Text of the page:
Deputy SecretaryGeneral outlines changes at the world body remains upbeat

Mr. Malloch Brown, addressing the Belgian Royal Institute in Brussels, said the UN was built “on the ashes of 1945” but is now facing vastly different issues from what it was set up to deal with, including terrorism, bird flu, and massive levels of inequality and poverty where more than a billion people are still living on less than one euro a day.“To answer that, let me set out what Secretary-General Kofi Annan saw as the three pillars around which we need to reorganise today’s United Nations to give it focus, and to reconnect it and make it more relevant to its core constituents: the peoples of the world… development, security and human rights and democracy.”Citing progress made towards the Millennium Development Goals (MDGs), and other developments such as the setting up the UN’s Peace Building Commission, as illustrating reform efforts already underway, he further stressed the importance of structural change in the organization, as also outlined earlier this year in the report Investing in the United Nations.He acknowledged that many of these reform proposals, involving for example human resource management, governance and oversight, had been “largely blocked by the wider political tensions and splits between groups and individual Member States,” but expressed hope of progress in the months ahead, while noting that the next Secretary-General would have to do “much more in the area of management reform.”Despite such challenges, Mr. Malloch Brown was upbeat about the overall reform process, expressing his belief that it was creating a “genuinely new United Nations… that we hope will reconnect us with the people.”“And, while the broader crisis of legitimacy facing multilateral organizations is very much with us, in the case of the United Nations at least, I hope we have now got the plan in place to confront these challenges.” read more

Simon Mayo launches new classical radio station after joining BBC exodus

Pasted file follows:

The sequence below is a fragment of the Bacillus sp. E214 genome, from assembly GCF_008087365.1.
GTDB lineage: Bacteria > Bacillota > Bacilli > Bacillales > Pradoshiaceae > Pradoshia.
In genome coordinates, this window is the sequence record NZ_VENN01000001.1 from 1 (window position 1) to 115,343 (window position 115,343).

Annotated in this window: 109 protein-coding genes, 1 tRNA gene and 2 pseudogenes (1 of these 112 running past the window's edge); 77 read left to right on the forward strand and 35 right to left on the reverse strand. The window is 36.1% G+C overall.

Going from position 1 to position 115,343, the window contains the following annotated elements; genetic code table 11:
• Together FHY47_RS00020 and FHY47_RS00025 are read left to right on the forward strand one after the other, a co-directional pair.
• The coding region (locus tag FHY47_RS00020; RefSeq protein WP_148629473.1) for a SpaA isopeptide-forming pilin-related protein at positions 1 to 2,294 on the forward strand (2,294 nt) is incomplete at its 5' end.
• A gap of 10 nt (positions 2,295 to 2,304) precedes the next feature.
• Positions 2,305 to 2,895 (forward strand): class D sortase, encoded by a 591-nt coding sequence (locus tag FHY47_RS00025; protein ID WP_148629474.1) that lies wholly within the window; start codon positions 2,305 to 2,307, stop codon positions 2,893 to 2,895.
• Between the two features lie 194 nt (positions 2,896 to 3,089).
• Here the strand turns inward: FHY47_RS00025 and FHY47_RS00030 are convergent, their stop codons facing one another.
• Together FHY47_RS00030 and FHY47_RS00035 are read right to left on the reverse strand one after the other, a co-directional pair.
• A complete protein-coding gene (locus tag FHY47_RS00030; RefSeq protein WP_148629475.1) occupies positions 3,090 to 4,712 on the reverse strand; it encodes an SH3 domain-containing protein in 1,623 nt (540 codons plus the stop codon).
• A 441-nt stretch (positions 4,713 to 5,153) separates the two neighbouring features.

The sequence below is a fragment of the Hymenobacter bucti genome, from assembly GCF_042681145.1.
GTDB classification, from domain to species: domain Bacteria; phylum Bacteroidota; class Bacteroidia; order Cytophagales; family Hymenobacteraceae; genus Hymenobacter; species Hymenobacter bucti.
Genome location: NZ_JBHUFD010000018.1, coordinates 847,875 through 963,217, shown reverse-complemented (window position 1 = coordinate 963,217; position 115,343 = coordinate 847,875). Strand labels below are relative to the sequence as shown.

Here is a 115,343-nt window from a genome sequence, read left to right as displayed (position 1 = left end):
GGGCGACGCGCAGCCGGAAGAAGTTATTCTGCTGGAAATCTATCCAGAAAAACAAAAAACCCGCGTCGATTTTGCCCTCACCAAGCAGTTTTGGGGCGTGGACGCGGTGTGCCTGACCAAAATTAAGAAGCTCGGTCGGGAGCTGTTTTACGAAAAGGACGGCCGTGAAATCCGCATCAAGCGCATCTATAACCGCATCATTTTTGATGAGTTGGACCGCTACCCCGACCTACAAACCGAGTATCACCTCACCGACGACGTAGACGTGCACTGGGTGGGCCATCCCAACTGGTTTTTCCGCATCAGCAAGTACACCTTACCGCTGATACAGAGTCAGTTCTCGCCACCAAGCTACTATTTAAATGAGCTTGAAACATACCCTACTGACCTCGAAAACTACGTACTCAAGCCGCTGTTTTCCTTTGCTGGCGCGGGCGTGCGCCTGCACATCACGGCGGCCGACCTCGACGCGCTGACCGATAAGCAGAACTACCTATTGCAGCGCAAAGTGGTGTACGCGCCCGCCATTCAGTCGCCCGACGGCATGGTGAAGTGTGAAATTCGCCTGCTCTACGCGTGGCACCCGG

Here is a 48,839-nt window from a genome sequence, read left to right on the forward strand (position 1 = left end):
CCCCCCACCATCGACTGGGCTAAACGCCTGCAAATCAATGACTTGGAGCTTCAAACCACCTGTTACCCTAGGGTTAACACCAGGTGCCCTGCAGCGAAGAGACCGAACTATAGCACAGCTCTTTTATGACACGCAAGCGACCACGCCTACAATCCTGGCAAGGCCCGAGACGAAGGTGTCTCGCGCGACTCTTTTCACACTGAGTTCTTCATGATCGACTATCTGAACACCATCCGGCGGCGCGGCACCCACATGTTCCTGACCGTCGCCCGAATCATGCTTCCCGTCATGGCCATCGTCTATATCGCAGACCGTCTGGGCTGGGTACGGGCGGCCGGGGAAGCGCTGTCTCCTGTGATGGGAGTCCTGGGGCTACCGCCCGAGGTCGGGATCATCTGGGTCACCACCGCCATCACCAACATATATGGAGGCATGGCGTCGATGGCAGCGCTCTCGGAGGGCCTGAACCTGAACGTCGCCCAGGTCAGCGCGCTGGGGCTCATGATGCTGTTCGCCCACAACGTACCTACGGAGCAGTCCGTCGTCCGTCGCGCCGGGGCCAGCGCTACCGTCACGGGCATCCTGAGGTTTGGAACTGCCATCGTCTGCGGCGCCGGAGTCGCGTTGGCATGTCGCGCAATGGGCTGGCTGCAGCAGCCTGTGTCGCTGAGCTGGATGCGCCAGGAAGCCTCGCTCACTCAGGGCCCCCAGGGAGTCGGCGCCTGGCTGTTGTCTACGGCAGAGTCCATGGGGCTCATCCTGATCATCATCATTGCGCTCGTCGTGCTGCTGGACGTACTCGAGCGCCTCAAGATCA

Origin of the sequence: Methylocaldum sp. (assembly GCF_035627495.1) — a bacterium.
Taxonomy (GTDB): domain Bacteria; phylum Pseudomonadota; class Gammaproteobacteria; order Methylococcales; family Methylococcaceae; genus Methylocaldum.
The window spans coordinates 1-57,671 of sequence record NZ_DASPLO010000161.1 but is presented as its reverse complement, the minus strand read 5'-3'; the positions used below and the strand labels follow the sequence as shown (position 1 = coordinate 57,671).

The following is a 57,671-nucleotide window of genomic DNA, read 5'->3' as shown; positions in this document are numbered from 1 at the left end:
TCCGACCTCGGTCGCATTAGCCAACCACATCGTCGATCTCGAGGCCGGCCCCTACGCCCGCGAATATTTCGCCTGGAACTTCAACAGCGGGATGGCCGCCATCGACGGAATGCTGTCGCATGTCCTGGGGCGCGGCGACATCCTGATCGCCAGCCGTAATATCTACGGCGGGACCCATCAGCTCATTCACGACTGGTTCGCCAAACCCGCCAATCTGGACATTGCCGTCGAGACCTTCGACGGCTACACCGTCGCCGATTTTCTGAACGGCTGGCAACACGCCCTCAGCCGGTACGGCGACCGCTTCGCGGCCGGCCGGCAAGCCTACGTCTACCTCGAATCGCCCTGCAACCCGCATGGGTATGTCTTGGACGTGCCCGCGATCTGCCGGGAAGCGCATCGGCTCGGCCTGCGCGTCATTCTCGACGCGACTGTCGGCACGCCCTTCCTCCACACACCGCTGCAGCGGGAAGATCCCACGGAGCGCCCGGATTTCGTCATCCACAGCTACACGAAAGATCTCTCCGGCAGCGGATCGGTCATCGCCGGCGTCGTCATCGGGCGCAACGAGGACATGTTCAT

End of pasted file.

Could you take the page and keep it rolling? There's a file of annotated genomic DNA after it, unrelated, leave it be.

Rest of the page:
In a statement released after Evans left the Radio 2 studio, he said: “In many ways Virgin Radio is my spiritual home. I see nothing but exciting and groundbreaking opportunities ahead.”In a medium that is changing so quickly on a daily basis, the potential for growth is unprecedented.”Our plan is, to give it all we’ve got, see where we can get to and have the most possible fun along the way. It makes me smile every time I think about it.” Simon Mayo has announced the launch of a new classical radio station, becoming the latest presenter to defect from the BBC.Scala Radio is billing itself as “a brand-new classical entertainment radio station, offering classical music for modern life,” and has picked up Mayo after he left his Radio 2 drivetime show just before Christmas.The popular DJ joins Chris Evans in turning his back on the BBC, with the latter returning to his “spiritual home” of Virgin Radio.52-year-old Evans was the second highest-earning star at the BBC, taking home between £1.6 million and £1,669,999 for his Radio 2 Breakfast show. He previously hosted the Virgin Breakfast Show from 1997 to 2001, and had his first broadcast back at the station yesterday morning. Want the best of The Telegraph direct to your email and WhatsApp? Sign up to our free twice-daily  Front Page newsletter and new  audio briefings. Chris Evans in his studio at the News building fo his first Virgin Radio breakfast show. Chris Evans rejoined Virgin radio and hosted their breakfast show on MondayCredit:Dan Charity / The Sun Virgin Group founder Sir Richard Branson described the appointment as a “major coup”.Commenting on the launch of Scala radio, Simon Mayo said: “There are hundreds of radio stations playing rock and pop, and only two classical music stations – until now. We’re different because we’re going all out to entertain, laugh with the listeners, and have a good time. Some of it will be familiar, some new and exciting but all timeless, beautiful and all absolutely relevant to today”.Drum and bass DJ Goldie will host ‘Goldie’s Classic Life,’ which will feature classical music mixes, alongside a narration of his own journey into classical music, explaining how it inspires him to write, perform and paint – as well as introducing listeners to exciting new classical artists.Launching on the 4th of March 2019, the station will also feature topical shows covering the influence of classical music in gaming, mindfulness and special guest weekly round ups. The sound of the station has been created with modern bespoke scores recorded by The City of Prague Philharmonic. read more